17:41 GMT30 May 2020
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    At least 29 people have died since Sunday night when wildfires first began to spread across California, state officials said Thursday.

    "We have had big fires in the past," California Governor Jerry Brown said at a Wednesday news conference. "[But] this is one of the biggest, most serious, and it's not over."

    Echoing Brown's statement, Cal Fire's Chief Ken Pimlott later chimed in saying the situation was only "going to continue to get worse before it gets better."

    Get worse, indeed.

    ​With fire containment percentages still sitting in the low single digits, officials are concerned that the next round of winds forecast for the weekend will only provide more fuel to the 22 wildfires raging in the region.

    California was already dealing with low humidity and wind gusts of roughly 20 to 30 mph Thursday; the National Weather Service predicts Friday night will see stronger wind gusts — some approaching 60 mph.

    ​Offering some hope, the agency has indicated that northern California may get a chance at some rainfall towards the end of the upcoming week.

    ​More than 191,000 acres have been claimed by the fires, Cal Fire reported, and the Tubbs Fire, burning in both Sonoma and Napa counties, upped its claim to more than 34,000 acres by Thursday morning. Only 10 percent of the fire has been contained.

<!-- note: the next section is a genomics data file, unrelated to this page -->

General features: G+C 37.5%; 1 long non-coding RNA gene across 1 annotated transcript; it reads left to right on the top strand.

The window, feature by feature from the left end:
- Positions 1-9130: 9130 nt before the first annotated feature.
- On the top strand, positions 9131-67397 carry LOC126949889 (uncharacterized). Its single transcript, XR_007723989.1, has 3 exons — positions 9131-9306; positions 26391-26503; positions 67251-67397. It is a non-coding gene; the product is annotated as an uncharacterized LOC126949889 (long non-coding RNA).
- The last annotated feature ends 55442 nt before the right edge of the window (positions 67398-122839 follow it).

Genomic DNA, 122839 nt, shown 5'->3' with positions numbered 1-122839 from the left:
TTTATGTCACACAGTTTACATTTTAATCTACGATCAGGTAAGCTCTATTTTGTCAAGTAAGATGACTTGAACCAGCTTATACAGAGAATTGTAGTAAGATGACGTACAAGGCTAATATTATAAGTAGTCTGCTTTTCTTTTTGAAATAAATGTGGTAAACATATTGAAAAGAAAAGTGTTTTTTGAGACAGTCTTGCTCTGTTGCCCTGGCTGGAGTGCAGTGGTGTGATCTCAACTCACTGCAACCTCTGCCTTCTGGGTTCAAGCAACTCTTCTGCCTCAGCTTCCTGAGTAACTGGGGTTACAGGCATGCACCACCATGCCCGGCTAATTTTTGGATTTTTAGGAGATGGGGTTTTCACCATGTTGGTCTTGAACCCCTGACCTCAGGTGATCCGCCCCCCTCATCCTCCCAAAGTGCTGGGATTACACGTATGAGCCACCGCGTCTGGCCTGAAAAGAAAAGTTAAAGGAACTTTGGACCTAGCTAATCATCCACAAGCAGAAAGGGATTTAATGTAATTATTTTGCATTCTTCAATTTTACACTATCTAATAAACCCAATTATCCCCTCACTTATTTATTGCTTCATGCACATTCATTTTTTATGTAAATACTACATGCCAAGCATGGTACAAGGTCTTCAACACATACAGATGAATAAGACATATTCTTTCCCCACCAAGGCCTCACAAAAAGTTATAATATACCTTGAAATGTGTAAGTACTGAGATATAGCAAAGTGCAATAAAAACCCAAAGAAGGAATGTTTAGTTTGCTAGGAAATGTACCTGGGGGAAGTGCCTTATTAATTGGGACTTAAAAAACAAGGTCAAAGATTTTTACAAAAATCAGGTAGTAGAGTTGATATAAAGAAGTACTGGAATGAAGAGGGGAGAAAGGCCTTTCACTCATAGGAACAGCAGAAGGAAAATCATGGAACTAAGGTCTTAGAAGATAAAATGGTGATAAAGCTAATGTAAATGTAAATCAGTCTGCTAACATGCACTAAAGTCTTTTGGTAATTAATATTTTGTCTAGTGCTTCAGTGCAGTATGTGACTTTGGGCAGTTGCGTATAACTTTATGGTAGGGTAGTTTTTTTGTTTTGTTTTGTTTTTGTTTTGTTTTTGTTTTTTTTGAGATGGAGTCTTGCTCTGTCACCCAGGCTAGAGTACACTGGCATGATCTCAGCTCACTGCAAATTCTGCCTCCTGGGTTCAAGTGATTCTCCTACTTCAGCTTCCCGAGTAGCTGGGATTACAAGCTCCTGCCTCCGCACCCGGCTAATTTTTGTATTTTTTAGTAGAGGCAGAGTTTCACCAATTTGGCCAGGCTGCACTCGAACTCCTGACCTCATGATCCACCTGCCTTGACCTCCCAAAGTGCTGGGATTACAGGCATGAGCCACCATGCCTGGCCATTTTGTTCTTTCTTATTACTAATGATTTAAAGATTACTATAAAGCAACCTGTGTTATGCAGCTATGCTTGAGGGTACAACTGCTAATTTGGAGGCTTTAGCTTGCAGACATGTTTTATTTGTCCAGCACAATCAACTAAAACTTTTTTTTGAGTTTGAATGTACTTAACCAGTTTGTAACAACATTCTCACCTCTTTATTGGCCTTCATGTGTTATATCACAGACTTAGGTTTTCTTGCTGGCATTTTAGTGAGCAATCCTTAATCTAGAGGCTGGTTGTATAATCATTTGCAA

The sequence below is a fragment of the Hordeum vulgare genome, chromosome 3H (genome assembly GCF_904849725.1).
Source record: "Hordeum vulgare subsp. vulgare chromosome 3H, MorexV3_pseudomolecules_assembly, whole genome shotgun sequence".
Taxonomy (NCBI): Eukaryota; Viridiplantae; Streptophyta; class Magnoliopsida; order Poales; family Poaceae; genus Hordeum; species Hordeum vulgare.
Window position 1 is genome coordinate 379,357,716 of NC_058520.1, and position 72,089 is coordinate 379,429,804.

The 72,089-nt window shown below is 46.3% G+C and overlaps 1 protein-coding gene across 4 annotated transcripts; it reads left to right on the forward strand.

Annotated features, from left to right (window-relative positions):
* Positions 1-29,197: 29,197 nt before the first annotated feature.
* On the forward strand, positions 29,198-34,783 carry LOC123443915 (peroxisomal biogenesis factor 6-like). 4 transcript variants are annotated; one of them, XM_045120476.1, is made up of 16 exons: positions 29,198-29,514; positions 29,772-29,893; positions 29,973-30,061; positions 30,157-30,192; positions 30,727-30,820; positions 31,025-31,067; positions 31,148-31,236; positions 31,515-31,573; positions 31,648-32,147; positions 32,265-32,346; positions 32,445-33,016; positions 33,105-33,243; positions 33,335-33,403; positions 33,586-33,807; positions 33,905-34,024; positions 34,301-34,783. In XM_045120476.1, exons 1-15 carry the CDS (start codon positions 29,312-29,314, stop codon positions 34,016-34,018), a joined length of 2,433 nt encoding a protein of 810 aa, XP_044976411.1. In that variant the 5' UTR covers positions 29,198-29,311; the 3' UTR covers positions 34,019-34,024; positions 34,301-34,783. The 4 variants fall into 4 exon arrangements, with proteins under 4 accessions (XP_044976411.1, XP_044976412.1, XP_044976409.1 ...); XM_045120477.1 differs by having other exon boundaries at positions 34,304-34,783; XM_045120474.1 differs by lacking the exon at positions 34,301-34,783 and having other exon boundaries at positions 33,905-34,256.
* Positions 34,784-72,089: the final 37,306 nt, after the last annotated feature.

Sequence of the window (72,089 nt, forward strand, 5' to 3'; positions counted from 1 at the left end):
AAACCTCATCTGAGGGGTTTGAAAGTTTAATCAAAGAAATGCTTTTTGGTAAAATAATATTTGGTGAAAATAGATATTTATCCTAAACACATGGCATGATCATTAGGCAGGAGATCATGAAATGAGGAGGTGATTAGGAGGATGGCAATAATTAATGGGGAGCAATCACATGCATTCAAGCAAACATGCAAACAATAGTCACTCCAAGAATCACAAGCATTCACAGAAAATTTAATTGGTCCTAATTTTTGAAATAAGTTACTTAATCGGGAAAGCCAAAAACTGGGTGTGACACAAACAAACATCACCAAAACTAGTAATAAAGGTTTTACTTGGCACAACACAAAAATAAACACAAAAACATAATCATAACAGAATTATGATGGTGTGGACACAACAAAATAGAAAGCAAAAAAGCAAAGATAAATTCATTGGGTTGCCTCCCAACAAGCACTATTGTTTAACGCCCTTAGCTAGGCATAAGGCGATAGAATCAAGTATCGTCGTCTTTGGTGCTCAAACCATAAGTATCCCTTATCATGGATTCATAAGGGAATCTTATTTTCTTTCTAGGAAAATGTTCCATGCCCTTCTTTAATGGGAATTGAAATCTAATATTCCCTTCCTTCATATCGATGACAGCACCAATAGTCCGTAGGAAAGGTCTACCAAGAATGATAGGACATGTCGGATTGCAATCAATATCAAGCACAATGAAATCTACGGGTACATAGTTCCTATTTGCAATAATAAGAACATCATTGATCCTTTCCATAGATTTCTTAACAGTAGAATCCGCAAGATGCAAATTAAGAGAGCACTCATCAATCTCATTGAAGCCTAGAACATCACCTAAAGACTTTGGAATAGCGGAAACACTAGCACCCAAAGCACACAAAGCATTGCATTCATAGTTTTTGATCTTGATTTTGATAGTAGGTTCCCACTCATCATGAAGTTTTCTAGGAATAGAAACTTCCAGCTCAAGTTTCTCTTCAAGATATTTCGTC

Tubbs has been dubbed by officials as the deadliest of all the 22 fires and the sixth deadliest in the state's history.

    ​Speaking to reporters Thursday, Sonoma County Sheriff Rob Giordano announced that at least 463 people are still missing. However, he stressed, poor communications are likely keeping families from being able to locate relatives. Cell phone service in many parts of the state has been severely disrupted by the fires.

    With regards to the identifying the dead, the sheriff noted the process would be difficult due to fire damage.

    "We have found bodies that are nothing more than ash and bone," Giordano told reporters.

    With roughly 8,000 fire personnel battling the fires, the Golden State is also getting assistance from its neighbors in Arizona, Nevada, Washington and Oregon. Supplies have also been sent in from Pennsylvania, Canada and Australia, USA Today reported.

    ​"This is not easy for anybody," Jonathan Cox, battalion chief of the California Department of Forestry and Fire Protection said Thursday. "We have firefighters who've lost their homes or who have family members who have lost their homes."

    More than 20,000 residents had been evacuated as of Wednesday, and the wildfires have destroyed more than 3,500 homes and businesses. 


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